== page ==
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Foxtails and Dogs

Look out for foxtails and burrs on your dog during the hot summer months

MetPet.com Staff Writer

Foxtails are the seeds of wild barley.  They are light golden in color, shaped like tiny arrowheads and can work their way into the oddest places.  Foxtails and other seeds are designed to stick to moving animals.  They are an ingenious way for plants to spread their offspring widely. Because of their shape, foxtails get into fur, flesh and openings like ears and noses but can't back themselves out. 

Foxtails that are not removed can actually become encased in cysts inside the flesh.  Because of their streamlined shape and color, they are most difficult to see in long-haired, light-colored dogs. 

We have seen dogs who have inhaled them or gotten them stuck deep within their paws.  They can get imbedded into the flesh or work their way into the respiratory system and require a visit to the vet to remove. 

If your dog does go through dry grass, be sure to check him from top to bottom once you get home.  This includes feeling between the toes right up to where they meet the rest of the foot.   This may be uncomfortable for your dog, but foxtails are very commonly found between the toes and in the hair around the pads.  Running a brush or comb through the fur will remove most of the foxtails but you may have to take a pair of blunt-tipped grooming scissors to cut out mats.  If your dog has been running through a field full of a wide variety of plants, removing seeds can resemble a science experiment.  Some seeds may be large, round, pointed balls while others have tiny heads and very long, twisted tails. 

Foxtails that are relatively soft can be very difficult to distinguish from hair.  You may have to go through your dog's fur several times just to make sure you are not missing anything.  If your dog shakes his head, limps, or chews at his fur, he may be showing you just where the foxtails are.  If you have been through a meadow full of dried grasses, it may take several grooming sessions over a period of days to find all of the foxtails and burrs.  Even if you have gone over a section of fur, it is a good idea to return to it later just to make sure.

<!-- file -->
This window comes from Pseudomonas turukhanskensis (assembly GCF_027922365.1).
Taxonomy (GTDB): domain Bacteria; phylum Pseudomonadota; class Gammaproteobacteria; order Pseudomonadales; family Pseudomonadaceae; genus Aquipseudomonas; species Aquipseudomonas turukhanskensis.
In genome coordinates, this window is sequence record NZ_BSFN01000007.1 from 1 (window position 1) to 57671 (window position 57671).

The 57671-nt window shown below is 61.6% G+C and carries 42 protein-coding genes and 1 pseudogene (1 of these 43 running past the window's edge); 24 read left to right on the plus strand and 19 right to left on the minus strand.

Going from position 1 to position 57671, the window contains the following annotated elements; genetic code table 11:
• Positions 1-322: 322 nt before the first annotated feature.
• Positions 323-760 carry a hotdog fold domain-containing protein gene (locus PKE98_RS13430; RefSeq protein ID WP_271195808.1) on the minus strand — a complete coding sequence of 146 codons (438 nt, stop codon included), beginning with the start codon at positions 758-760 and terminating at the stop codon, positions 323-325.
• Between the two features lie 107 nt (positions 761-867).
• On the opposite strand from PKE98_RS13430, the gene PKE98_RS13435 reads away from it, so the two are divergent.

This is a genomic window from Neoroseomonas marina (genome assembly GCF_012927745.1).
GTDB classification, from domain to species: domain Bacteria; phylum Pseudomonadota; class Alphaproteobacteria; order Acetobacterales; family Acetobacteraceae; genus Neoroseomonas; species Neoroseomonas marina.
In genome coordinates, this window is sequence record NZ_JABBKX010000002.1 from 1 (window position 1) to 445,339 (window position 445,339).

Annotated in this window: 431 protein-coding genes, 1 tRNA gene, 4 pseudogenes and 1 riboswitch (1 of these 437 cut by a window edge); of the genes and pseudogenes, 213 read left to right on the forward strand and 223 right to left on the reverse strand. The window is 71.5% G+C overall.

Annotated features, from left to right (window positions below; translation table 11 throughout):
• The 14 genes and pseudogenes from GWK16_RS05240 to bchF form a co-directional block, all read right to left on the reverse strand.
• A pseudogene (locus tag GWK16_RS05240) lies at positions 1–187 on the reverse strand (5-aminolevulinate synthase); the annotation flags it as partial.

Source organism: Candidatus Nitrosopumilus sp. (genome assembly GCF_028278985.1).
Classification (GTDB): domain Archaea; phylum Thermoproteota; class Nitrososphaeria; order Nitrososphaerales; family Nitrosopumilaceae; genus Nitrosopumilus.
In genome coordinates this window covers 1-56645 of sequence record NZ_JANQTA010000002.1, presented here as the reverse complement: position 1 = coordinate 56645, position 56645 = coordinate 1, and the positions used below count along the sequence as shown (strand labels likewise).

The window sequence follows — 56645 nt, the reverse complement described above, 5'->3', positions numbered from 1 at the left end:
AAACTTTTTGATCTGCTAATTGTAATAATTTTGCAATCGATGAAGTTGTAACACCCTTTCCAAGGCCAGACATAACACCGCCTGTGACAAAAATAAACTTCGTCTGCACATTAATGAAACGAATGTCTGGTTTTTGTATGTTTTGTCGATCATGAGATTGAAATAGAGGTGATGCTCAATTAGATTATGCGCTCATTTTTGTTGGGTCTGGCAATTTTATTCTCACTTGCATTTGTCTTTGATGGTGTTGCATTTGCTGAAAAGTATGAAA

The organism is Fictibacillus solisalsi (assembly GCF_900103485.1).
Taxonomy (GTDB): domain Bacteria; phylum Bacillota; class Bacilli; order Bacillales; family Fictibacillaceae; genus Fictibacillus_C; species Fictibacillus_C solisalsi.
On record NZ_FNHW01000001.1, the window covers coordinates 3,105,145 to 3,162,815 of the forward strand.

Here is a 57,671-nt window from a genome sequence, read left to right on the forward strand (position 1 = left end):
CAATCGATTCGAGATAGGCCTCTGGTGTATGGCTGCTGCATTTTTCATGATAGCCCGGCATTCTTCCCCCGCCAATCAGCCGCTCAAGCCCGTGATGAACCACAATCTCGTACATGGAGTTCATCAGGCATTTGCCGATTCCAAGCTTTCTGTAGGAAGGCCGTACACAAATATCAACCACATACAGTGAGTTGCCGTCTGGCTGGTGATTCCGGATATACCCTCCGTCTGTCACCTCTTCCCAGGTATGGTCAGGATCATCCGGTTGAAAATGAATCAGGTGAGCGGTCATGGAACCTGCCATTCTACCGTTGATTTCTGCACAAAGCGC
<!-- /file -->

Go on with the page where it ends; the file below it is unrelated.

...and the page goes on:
It is best to avoid areas full of dry, overgrown grass.  Besides foxtails, you may have to spend hours taking out burrs and other types of seeds that have become matted in your dog's fur.  Multi-pointed burrs make incredibly complex mats with your dog's undercoat and seeds shaped like tiny corkscrews work their way into your dog's coat and irritate the skin. 

In addition to foxtails and burrs, dry fields can aggravate allergies in dogs.  A 15 minute romp in the wrong field can lead to hours of grooming so it is best to avoid dry meadows and fields during the late spring and summer. 

Related Information:
Bathing the Dog
 

 

 
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